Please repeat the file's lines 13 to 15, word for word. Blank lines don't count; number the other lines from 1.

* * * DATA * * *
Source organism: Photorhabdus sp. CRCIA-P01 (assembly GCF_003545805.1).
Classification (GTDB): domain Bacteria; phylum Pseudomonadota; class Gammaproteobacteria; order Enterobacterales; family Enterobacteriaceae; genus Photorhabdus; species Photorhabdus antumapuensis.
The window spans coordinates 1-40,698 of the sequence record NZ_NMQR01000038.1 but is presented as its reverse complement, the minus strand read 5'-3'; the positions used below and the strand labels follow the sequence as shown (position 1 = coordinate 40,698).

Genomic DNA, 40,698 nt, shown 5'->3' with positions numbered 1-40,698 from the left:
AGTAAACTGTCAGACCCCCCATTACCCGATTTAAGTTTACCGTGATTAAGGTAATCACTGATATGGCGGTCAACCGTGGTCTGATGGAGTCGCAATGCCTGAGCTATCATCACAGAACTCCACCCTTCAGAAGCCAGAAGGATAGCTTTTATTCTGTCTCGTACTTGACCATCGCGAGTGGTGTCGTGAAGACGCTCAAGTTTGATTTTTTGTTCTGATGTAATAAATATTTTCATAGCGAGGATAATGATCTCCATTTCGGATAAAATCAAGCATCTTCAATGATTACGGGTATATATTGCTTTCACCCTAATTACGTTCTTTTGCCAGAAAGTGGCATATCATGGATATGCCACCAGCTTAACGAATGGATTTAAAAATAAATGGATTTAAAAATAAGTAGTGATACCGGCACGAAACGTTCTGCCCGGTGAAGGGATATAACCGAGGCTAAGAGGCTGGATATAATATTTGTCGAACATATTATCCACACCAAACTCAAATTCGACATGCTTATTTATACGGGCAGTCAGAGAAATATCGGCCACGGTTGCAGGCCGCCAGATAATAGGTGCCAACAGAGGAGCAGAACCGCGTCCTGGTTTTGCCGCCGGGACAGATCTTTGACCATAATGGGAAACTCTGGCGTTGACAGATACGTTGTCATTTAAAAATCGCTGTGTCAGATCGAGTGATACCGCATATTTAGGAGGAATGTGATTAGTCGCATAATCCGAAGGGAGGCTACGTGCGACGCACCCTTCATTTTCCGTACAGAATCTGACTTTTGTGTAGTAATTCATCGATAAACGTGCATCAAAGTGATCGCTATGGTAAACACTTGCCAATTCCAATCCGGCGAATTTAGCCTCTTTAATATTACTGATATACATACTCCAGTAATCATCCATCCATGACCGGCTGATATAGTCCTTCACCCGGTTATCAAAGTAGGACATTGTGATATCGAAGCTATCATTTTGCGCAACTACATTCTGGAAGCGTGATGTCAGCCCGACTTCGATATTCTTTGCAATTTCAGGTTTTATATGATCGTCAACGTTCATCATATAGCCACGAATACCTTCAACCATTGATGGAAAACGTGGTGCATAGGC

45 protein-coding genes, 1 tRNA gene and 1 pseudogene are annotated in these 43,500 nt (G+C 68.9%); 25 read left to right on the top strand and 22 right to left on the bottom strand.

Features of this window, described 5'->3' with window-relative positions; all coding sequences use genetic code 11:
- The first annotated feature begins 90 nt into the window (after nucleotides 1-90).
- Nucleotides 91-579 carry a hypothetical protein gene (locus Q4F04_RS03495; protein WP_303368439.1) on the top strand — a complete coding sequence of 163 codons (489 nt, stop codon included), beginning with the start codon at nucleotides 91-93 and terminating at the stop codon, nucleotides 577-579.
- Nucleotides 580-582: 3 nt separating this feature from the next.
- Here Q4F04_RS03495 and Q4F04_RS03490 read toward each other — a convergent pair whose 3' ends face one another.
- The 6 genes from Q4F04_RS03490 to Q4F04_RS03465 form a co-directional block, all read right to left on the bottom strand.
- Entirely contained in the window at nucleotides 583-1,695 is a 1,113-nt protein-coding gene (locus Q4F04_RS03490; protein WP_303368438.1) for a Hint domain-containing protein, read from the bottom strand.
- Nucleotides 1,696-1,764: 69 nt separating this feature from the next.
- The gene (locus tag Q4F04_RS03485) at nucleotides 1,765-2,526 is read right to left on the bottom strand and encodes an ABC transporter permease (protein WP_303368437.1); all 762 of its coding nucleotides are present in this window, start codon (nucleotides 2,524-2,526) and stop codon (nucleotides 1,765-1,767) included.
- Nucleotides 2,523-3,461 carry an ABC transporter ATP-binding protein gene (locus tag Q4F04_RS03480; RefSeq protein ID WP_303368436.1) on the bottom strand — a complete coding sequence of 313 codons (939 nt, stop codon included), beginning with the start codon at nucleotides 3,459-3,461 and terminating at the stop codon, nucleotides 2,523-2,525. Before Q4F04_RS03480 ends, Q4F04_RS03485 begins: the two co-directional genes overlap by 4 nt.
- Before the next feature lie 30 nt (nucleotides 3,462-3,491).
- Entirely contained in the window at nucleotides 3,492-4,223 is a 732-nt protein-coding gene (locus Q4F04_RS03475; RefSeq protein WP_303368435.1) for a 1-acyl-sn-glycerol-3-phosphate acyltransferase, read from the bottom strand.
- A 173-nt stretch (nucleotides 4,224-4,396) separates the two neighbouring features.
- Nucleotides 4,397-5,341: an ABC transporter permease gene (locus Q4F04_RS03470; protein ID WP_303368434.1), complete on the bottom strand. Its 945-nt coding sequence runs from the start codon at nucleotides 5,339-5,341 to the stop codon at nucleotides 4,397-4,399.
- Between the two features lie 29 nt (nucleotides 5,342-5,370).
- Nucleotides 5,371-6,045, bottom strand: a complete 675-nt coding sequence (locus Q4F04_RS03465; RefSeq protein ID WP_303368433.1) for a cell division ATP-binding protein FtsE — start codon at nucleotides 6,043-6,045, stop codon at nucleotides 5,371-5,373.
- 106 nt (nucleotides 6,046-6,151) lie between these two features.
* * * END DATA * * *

- Entirely contained in the window at nucleotides 583-1,695 is a 1,113-nt protein-coding gene (locus Q4F04_RS03490; protein WP_303368438.1) for a Hint domain-containing protein, read from the bottom strand.
- Nucleotides 1,696-1,764: 69 nt separating this feature from the next.
- The gene (locus tag Q4F04_RS03485) at nucleotides 1,765-2,526 is read right to left on the bottom strand and encodes an ABC transporter permease (protein WP_303368437.1); all 762 of its coding nucleotides are present in this window, start codon (nucleotides 2,524-2,526) and stop codon (nucleotides 1,765-1,767) included.